Dr. John Mazzullo’s prolific medical career is a winding journey through different specialties, research, and public health roles, unified by a common theme – the desire to help those who need it most.
Now a semi-retired internist at Tufts Medical Center, Dr. Mazzullo serves as a physician volunteer for The MAVEN Project.
After graduating from Columbia Program at Harlem Hospital Center, Dr. Mazzullo completed his internship and residency at Harlem Hospital Center.
“It was really an awakening for me to work there,” he says. “People were so, so sick, it was like working in a war zone.”
The high levels of poverty and stressful demands of caring for so many disadvantaged patients were as he describes, overwhelming, but eye-opening.
After his residency, Dr. Mazzullo chose to specialize in pharmacology at the University of Rochester, and later took a yearlong position at Beth Israel Deaconess in Boston, working in geriatrics.
In 1981, shortly after he accepted a job at Tufts, the HIV/AIDS epidemic hit the eastern United States. Dr. Mazzullo describes this time as the “major, galvanizing event in my life, particularly as a gay man.”
While his career thus far had spanned several medical fields, Dr. Mazzullo chalks it up to good fortune that each of his career and academic pursuits made him uniquely prepared to join the medical efforts against the HIV/AIDS crisis. He had seen marginalized patients similar to the demographics affected by HIV in Harlem, studied pharmacology in his fellowship, and treated older patients in hospice and home care – unfortunately, the last stage for many AIDS patients at that time – during his stint in geriatrics.
“Because I was gay I didn’t really think I fit in medicine very well, but when HIV came it was clear I was going to,” he says. “Not only was I going to help my community, I had found something I was really passionate about.”
While he was still a clinic doctor, Dr. Mazzullo was appointed to the mayor’s (later the state’s) AIDS task force, where he worked on outreach and education efforts, ensuring HIV/AIDS patients retained access to public services, and improving safety and medical confidentiality standards.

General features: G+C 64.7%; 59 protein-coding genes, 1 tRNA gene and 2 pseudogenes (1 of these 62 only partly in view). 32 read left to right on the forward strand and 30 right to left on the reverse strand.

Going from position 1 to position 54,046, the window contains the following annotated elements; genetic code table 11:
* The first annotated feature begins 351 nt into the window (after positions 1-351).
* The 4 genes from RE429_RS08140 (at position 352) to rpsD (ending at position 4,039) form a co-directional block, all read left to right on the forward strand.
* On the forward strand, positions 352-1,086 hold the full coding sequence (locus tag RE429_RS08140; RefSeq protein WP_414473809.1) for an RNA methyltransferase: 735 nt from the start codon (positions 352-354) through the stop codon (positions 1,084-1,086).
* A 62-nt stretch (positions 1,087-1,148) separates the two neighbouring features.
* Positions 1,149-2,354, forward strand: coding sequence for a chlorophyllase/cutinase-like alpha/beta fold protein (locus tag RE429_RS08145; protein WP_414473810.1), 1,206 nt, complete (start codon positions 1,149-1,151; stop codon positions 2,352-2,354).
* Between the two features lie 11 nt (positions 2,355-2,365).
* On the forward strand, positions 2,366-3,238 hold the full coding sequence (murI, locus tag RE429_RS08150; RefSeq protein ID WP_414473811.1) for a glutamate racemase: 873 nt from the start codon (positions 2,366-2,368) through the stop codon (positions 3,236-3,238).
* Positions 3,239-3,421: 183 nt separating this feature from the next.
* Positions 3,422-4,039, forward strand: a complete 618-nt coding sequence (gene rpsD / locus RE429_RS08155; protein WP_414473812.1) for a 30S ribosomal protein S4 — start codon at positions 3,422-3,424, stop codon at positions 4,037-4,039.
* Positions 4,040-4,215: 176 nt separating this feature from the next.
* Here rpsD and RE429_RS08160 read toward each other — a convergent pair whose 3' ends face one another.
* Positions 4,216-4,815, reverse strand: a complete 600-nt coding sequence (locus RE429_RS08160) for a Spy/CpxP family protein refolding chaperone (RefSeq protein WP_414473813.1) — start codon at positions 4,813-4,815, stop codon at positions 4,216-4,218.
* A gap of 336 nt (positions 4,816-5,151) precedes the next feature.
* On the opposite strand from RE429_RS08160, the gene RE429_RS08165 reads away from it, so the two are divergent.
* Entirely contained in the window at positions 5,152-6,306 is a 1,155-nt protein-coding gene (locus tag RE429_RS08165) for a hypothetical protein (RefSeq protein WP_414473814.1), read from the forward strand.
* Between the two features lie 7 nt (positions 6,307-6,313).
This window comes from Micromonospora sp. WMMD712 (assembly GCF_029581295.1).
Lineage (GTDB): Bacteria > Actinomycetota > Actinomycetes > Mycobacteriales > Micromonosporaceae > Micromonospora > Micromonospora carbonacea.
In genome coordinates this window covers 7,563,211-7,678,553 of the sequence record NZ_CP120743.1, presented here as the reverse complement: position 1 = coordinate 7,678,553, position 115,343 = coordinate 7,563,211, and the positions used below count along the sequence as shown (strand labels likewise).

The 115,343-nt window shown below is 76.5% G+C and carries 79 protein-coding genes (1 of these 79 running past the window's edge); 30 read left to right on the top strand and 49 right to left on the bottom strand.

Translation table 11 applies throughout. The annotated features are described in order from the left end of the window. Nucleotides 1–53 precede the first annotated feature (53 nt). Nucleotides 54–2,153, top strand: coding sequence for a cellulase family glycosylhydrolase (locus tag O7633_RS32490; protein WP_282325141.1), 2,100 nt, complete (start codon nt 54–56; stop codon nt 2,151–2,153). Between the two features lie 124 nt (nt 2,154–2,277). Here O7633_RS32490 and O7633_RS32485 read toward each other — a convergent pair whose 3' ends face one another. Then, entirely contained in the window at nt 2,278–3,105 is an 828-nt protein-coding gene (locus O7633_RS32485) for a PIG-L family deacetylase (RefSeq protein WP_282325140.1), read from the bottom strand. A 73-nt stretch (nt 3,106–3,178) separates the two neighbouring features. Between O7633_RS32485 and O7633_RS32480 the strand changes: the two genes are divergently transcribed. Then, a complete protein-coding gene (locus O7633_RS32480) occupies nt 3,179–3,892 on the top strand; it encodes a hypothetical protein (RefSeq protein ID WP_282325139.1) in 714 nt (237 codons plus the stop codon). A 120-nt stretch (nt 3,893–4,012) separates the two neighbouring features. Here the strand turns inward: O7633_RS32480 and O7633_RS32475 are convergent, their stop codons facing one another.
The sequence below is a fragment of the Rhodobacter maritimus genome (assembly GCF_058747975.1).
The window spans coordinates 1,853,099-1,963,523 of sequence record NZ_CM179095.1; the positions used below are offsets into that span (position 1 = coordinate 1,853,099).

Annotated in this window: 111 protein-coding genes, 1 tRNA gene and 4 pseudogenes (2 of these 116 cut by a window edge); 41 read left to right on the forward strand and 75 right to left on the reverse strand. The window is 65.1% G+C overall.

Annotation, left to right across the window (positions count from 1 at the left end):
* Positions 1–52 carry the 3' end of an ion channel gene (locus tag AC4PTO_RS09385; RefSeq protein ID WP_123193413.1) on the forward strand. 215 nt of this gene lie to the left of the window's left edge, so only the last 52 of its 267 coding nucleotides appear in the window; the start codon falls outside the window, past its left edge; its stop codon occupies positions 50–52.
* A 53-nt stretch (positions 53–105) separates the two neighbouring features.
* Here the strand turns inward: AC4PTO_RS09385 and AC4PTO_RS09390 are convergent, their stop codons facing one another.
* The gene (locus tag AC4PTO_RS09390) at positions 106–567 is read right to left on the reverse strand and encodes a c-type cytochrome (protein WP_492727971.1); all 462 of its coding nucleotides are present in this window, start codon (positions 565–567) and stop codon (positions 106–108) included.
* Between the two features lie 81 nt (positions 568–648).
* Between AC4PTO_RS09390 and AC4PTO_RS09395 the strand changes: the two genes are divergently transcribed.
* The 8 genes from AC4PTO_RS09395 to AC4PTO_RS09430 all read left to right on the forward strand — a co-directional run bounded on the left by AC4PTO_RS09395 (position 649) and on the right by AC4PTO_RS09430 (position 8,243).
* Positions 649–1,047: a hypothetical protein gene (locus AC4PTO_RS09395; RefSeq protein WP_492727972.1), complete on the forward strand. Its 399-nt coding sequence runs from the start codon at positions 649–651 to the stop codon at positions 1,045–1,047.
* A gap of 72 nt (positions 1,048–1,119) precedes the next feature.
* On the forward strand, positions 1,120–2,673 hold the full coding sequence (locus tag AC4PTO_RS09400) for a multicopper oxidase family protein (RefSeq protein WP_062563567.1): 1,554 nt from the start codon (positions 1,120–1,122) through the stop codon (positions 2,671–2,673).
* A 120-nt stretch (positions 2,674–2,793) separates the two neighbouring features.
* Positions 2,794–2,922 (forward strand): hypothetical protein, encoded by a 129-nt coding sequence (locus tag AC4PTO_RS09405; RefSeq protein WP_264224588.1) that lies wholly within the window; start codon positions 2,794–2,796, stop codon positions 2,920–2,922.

Though his work with The MAVEN Project has not involved treating HIV or AIDS, Dr. Mazzullo, like many other retired physicians, says he loves the opportunity to share his wealth of knowledge with younger clinicians.
“Once they get to know you and know you’re not a two-headed monster,” he jokes, “they feel really comfortable asking you for help.”
Currently Dr. Mazzullo mentors a young nurse practitioner named Rachel, who works in a clinic in western Massachusetts. In community health centers, there is not much time to teach a first-year provider how to do things right, he says. Especially with providers fresh out of school, Dr. Mazzullo stresses that working in a clinic environment, often without supervision, can be very difficult.
“MAVEN fills that hole beautifully,” he says.
In his twice-monthly consultation meetings, Dr. Mazzullo helps his mentee with difficult cases, and interpreting lab data, as well more nuanced skills associated with being a medical provider – working within the system to get a patient the necessary consultations and learning to be supportive of patients in what they’re going through.
“She’s very talented and eager to learn. The whole experience has been very rewarding,” he says. “Extremely satisfying.”